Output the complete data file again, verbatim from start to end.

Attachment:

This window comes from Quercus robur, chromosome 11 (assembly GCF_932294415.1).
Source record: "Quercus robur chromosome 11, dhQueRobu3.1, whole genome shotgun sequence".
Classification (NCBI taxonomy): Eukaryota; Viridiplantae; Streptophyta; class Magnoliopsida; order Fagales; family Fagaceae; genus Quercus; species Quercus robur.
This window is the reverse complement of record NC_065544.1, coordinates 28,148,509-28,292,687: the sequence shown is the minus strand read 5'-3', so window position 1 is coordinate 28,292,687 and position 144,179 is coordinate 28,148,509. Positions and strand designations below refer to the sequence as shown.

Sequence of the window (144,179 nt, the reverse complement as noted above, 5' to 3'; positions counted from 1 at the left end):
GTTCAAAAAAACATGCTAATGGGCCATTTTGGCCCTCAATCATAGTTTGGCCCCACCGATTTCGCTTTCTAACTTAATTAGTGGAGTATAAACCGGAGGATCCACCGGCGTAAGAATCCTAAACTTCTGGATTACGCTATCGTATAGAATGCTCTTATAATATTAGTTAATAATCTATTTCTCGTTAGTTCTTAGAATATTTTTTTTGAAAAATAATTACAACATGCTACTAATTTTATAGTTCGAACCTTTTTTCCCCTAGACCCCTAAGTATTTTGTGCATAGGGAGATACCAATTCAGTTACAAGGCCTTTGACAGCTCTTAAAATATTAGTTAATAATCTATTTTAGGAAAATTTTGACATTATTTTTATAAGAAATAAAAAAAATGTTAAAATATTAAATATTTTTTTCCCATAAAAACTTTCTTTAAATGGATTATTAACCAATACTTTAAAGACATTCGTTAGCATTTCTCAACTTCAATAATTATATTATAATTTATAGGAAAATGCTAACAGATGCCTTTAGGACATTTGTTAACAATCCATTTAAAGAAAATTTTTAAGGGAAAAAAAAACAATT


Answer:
This window comes from Quercus robur, chromosome 11 (assembly GCF_932294415.1).
Source record: "Quercus robur chromosome 11, dhQueRobu3.1, whole genome shotgun sequence".
Classification (NCBI taxonomy): Eukaryota; Viridiplantae; Streptophyta; class Magnoliopsida; order Fagales; family Fagaceae; genus Quercus; species Quercus robur.
This window is the reverse complement of record NC_065544.1, coordinates 28,148,509-28,292,687: the sequence shown is the minus strand read 5'-3', so window position 1 is coordinate 28,292,687 and position 144,179 is coordinate 28,148,509. Positions and strand designations below refer to the sequence as shown.

Sequence of the window (144,179 nt, the reverse complement as noted above, 5' to 3'; positions counted from 1 at the left end):
GTTCAAAAAAACATGCTAATGGGCCATTTTGGCCCTCAATCATAGTTTGGCCCCACCGATTTCGCTTTCTAACTTAATTAGTGGAGTATAAACCGGAGGATCCACCGGCGTAAGAATCCTAAACTTCTGGATTACGCTATCGTATAGAATGCTCTTATAATATTAGTTAATAATCTATTTCTCGTTAGTTCTTAGAATATTTTTTTTGAAAAATAATTACAACATGCTACTAATTTTATAGTTCGAACCTTTTTTCCCCTAGACCCCTAAGTATTTTGTGCATAGGGAGATACCAATTCAGTTACAAGGCCTTTGACAGCTCTTAAAATATTAGTTAATAATCTATTTTAGGAAAATTTTGACATTATTTTTATAAGAAATAAAAAAAATGTTAAAATATTAAATATTTTTTTCCCATAAAAACTTTCTTTAAATGGATTATTAACCAATACTTTAAAGACATTCGTTAGCATTTCTCAACTTCAATAATTATATTATAATTTATAGGAAAATGCTAACAGATGCCTTTAGGACATTTGTTAACAATCCATTTAAAGAAAATTTTTAAGGGAAAAAAAAACAATT